California Rice Oil Company

California Rice Oil & Turkey Burner in Shallow Fry Mode

One reason I started this weblog was as a means of taking notes such that I could use google to index my brain. Another reason, though, was that others would comment on my various postings with ideas, refinements, suggestions, and criticisms. This posting is in response to just such a contribution.

Shortly after writing the turkey fryer article, a comment hit the moderation queue suggesting that I give rice oil a try for frying a turkey. Specifically, the comment pointed to the California Rice Oil Company.

I emailed the contact on the post to ensure that it wasn’t spam and, in so doing, the company offered to send me a gallon of rice oil for review.

I’m not entirely certain how I have entirely missed rice oil in my cooking explorations, but I have. And now that said company introduced me to the oil, I’m never going back.

It is a fantastic product. Better yet, it also appears to be one of the healthiest oils around (see the references).

I love to fry foods and, with the turkey burner or deep fryer, I can fry outside without stinking up the house. A common misconception is that fried foods are greasy & unhealthy. Starting with a good quality & healthy oil, neither is actually true if the fry is executed properly.

In general, the key to frying is to get the grease or oil hot enough that the waters on the surface of the food boil quickly and either seal the food or cook whatever batter or coating is on the food rapidly. Too low of a temperature and it will be greasy.

California Rice Oil at About 450 Degrees!

And that is what I find most amazing about rice oil.

Olive oil has a ridiculously low smoke point of 360℉. At or near that temperature, olive oil will start to smoke and, more importantly, it will start to break down, both changing flavor and greatly impacting the nutritional elements in the oil.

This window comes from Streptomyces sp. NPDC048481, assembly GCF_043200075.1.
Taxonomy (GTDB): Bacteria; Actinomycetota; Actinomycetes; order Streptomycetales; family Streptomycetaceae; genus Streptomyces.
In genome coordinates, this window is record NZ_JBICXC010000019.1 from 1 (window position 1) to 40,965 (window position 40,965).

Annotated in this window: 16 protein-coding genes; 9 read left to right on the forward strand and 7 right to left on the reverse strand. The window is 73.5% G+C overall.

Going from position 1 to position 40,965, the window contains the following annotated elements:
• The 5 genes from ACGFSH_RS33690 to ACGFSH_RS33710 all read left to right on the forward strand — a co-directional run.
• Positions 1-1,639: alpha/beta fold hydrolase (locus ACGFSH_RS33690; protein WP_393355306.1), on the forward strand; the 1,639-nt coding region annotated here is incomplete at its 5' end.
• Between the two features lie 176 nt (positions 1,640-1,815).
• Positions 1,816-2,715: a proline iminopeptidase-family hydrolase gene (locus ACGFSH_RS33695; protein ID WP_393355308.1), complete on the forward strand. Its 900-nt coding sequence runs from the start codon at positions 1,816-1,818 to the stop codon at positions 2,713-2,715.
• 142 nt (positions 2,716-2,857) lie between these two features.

Canola, Peanut and Soy all have smoke points around 450℉, much more reasonable for frying. But all have nutritional deficits or somewhat questionable manufacturing practices (for example, Canola oil is largely produced from genetically modified crops).

Grape seed oil has a very high smoke point of 485℉, but is not balanced across the fats and is very expensive.

Rice oil has a ridiculously high smoke point of 490℉. The pan in the picture was at somewhere north of 450℉. I have never cooked with an oil that wouldn’t be smoking or changing flavor at that temperature!

Tater Tots

First up? Tater tots.

I started with frozen [organic] tots and fried them for a few minutes in the very hot oil. The result was a tasty tot and the oil imparted a light, slightly nutty, flavor.

Delicious. And at that heat, the tots fried quickly and were crunchy on the outside, steaming hot on the inside and not at all greasy.

As much as it is important to use the heat of the fry to boil off and sear the outside of the food, the goal is to also gain a seal that will hold the heat in to effectively steam the insides, too.

Worked beautifully.

Fried Chicken Thighs

With the Tots, I also made some pan friend chicken thighs.

For a coating, I used a mix of bread crumbs, flour, salt, pepper, and some random spices (ginger & dried lemon peel being the key ingredients). The thighs were soaked in soy milk with bourbon for a bit (no, really, soy milk & bourbon — works beautifully), then thrown into a plastic container and shaken with the dry coating mixture.

Into the oil they went, to be fried for a couple of minutes on each side. In the future, I’ll put a wire rack on the bottom of the pan to prevent the chicken from sitting on the pan as it had a couple of slightly burnt spots.

Like the tots, the result was a piece of chicken that was crispy on the outside and juicy on the inside without being greasy at all.